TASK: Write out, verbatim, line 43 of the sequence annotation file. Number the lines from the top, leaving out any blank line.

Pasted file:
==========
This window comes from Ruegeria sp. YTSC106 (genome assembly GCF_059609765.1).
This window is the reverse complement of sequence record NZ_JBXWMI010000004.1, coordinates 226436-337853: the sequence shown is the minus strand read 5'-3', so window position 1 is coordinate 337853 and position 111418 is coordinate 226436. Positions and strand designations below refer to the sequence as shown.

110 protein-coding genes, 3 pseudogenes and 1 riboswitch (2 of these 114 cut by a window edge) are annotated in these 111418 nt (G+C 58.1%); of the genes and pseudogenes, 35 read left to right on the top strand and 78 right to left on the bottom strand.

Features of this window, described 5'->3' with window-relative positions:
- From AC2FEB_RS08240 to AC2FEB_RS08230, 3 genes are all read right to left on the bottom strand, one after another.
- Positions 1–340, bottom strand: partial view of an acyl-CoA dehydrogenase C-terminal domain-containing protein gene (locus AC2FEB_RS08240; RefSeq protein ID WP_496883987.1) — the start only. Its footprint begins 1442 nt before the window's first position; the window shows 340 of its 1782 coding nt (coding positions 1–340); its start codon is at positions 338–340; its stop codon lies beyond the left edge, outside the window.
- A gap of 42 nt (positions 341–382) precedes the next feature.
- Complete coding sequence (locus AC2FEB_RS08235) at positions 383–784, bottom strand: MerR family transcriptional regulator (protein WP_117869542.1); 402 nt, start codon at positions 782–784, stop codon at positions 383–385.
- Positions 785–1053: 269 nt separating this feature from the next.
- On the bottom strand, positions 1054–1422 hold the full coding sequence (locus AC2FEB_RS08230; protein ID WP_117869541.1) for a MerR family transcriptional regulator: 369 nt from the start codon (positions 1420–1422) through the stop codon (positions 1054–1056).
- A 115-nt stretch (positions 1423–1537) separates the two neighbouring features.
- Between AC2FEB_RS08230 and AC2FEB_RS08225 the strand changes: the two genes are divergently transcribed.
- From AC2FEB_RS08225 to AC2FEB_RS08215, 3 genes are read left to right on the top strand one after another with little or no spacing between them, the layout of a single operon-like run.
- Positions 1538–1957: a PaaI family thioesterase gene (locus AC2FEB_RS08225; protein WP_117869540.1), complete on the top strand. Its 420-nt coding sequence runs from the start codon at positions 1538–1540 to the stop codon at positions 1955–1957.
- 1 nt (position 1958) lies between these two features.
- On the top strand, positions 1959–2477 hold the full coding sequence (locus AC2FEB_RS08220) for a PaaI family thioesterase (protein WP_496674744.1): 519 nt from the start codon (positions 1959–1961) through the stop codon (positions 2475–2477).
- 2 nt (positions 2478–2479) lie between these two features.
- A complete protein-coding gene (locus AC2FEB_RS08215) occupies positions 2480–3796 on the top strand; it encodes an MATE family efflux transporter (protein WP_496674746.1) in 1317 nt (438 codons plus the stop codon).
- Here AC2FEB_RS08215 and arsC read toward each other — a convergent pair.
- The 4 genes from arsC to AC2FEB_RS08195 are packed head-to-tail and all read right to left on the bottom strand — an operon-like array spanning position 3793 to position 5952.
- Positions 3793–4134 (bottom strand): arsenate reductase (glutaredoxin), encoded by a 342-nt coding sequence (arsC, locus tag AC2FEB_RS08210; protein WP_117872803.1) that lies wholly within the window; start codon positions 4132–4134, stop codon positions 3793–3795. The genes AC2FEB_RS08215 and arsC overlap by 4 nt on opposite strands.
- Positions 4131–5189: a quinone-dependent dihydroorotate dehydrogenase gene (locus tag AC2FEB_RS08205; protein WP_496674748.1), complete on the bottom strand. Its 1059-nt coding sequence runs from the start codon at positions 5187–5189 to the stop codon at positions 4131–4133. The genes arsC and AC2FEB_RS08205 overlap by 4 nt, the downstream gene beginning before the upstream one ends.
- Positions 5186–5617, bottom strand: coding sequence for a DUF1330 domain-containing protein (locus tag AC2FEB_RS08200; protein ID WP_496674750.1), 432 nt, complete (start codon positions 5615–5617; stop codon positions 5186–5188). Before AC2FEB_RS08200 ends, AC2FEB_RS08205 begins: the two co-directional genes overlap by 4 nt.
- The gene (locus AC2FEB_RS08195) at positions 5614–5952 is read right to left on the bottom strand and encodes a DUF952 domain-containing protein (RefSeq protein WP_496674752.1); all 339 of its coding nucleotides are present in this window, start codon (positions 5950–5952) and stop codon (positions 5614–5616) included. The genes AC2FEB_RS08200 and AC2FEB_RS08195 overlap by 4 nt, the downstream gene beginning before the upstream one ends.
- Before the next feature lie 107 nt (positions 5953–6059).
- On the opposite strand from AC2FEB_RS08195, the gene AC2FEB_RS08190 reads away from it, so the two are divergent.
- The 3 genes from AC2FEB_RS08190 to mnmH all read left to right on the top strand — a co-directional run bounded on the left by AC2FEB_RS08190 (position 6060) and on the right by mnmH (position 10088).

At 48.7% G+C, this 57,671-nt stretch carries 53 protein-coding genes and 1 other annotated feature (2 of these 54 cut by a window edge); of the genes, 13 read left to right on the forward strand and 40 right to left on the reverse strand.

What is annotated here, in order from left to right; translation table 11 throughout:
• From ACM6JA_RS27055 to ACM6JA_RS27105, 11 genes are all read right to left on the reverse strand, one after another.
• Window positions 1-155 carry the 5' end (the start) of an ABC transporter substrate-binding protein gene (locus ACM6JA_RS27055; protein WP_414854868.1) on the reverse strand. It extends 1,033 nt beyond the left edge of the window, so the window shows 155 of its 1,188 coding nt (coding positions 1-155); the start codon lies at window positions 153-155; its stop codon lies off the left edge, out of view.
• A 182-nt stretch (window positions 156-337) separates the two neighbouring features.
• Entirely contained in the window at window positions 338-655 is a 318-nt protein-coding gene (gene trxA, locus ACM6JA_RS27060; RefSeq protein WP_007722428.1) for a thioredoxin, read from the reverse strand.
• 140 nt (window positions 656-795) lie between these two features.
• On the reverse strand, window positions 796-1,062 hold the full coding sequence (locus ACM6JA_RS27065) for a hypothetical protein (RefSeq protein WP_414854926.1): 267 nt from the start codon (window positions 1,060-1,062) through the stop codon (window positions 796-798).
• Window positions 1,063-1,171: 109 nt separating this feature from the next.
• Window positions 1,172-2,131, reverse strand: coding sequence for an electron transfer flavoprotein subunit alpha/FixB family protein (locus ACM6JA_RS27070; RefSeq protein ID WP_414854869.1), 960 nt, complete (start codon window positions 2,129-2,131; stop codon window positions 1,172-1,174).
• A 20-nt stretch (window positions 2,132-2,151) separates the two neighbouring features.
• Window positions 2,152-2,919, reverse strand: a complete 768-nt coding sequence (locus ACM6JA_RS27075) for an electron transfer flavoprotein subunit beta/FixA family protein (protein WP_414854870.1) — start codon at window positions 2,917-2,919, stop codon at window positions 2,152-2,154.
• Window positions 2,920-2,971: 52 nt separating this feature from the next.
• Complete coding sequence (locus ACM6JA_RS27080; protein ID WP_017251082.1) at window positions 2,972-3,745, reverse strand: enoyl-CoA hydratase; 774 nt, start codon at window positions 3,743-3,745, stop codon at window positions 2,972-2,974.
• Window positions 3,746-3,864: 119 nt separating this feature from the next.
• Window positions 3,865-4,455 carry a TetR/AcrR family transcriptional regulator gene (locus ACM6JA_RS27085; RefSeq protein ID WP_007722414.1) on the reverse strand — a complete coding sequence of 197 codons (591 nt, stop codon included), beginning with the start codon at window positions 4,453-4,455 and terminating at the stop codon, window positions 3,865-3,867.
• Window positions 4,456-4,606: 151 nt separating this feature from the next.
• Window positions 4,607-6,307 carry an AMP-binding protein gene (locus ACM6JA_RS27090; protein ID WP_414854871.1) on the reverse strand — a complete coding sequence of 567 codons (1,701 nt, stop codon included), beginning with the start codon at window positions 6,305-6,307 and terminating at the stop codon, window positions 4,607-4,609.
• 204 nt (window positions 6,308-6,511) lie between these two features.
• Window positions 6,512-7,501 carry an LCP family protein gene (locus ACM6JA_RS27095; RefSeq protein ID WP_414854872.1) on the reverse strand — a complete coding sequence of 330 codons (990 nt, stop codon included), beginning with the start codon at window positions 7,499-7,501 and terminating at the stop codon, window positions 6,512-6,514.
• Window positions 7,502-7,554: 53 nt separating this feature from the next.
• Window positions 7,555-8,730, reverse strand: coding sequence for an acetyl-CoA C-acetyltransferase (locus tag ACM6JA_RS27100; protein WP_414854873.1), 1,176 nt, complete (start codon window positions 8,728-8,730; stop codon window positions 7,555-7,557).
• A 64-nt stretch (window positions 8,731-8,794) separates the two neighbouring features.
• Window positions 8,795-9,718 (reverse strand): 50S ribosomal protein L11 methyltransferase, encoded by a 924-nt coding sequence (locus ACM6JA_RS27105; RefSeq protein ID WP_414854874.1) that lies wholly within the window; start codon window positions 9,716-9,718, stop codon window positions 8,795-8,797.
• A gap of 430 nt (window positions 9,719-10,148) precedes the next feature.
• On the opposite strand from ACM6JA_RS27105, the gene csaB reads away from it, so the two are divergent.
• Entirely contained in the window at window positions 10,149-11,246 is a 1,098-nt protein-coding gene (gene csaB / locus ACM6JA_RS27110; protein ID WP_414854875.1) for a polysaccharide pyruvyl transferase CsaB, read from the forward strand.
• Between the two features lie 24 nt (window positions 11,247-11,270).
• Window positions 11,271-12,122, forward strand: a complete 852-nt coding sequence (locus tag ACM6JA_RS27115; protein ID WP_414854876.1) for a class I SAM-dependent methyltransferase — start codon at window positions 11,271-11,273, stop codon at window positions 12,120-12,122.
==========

• Window positions 3,865-4,455 carry a TetR/AcrR family transcriptional regulator gene (locus ACM6JA_RS27085; RefSeq protein ID WP_007722414.1) on the reverse strand — a complete coding sequence of 197 codons (591 nt, stop codon included), beginning with the start codon at window positions 4,453-4,455 and terminating at the stop codon, window positions 3,865-3,867.